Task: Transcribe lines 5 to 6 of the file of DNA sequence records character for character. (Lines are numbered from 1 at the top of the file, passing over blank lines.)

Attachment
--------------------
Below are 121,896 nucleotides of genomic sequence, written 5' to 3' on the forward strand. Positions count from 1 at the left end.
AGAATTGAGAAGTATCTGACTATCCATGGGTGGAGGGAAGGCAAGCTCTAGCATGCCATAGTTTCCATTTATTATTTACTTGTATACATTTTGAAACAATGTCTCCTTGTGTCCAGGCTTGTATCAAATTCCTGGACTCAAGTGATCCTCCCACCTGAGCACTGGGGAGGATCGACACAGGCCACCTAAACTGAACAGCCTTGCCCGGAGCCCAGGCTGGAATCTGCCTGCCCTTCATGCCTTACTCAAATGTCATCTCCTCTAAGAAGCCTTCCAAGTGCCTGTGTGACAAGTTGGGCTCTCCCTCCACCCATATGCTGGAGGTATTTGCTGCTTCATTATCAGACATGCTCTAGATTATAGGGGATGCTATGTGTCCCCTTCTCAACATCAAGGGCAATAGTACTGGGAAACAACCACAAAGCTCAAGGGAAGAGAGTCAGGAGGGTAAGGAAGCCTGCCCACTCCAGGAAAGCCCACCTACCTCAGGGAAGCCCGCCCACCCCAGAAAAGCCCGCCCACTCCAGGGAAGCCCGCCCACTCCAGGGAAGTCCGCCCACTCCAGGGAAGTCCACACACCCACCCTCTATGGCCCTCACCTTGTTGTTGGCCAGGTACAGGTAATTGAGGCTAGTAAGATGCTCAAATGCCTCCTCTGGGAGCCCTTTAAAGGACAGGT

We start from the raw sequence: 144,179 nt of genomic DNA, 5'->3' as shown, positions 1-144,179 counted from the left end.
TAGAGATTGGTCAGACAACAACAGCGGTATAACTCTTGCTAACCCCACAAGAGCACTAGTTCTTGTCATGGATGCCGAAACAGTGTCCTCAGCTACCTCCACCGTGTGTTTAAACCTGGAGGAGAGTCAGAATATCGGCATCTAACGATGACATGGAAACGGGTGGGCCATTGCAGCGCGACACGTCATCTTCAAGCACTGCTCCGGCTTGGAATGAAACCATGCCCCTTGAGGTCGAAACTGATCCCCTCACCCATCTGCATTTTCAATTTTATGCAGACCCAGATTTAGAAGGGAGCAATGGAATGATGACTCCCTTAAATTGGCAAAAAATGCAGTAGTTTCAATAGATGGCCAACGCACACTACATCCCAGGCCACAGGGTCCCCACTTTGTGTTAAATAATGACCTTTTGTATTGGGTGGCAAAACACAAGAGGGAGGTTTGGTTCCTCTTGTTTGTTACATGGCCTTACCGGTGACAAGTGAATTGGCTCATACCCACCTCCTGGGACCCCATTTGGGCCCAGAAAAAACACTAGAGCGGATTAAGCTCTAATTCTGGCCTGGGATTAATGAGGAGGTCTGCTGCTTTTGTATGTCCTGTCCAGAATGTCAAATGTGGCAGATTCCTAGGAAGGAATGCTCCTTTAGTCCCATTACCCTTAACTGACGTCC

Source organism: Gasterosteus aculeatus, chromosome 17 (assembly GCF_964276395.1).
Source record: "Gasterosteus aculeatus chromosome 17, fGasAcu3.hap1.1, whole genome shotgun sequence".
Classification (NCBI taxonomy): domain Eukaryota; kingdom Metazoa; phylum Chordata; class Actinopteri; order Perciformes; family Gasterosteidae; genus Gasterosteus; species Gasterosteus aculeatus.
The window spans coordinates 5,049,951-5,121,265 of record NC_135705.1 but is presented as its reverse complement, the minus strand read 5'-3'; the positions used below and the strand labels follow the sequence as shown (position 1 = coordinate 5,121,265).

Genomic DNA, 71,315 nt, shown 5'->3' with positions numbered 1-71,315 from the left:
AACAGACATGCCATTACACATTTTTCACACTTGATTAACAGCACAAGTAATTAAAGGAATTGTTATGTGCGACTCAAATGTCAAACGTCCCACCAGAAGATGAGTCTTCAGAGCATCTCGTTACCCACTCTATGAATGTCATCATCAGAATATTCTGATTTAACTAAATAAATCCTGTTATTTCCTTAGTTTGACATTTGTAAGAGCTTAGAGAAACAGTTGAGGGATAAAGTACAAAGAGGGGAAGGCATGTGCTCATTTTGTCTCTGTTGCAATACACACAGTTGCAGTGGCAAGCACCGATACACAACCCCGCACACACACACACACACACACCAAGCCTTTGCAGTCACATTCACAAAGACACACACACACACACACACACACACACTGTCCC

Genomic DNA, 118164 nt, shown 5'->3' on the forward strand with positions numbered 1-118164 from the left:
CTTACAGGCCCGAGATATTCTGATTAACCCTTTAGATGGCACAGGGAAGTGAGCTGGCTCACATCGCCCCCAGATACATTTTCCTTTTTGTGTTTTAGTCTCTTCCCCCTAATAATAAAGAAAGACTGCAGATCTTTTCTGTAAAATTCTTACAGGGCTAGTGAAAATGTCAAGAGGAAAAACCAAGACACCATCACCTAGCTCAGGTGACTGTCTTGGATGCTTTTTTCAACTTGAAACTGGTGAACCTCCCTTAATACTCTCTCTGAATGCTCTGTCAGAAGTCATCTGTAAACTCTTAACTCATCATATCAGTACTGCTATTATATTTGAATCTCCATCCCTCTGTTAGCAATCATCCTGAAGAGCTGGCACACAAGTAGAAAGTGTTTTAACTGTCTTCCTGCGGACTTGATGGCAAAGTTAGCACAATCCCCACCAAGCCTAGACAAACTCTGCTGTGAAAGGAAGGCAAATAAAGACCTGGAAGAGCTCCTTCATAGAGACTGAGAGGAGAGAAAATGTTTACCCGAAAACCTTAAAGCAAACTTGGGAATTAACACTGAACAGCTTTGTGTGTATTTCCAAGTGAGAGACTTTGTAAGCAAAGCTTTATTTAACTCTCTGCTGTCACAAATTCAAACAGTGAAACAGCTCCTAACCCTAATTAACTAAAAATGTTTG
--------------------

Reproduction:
Source organism: Gasterosteus aculeatus, chromosome 17 (assembly GCF_964276395.1).
Source record: "Gasterosteus aculeatus chromosome 17, fGasAcu3.hap1.1, whole genome shotgun sequence".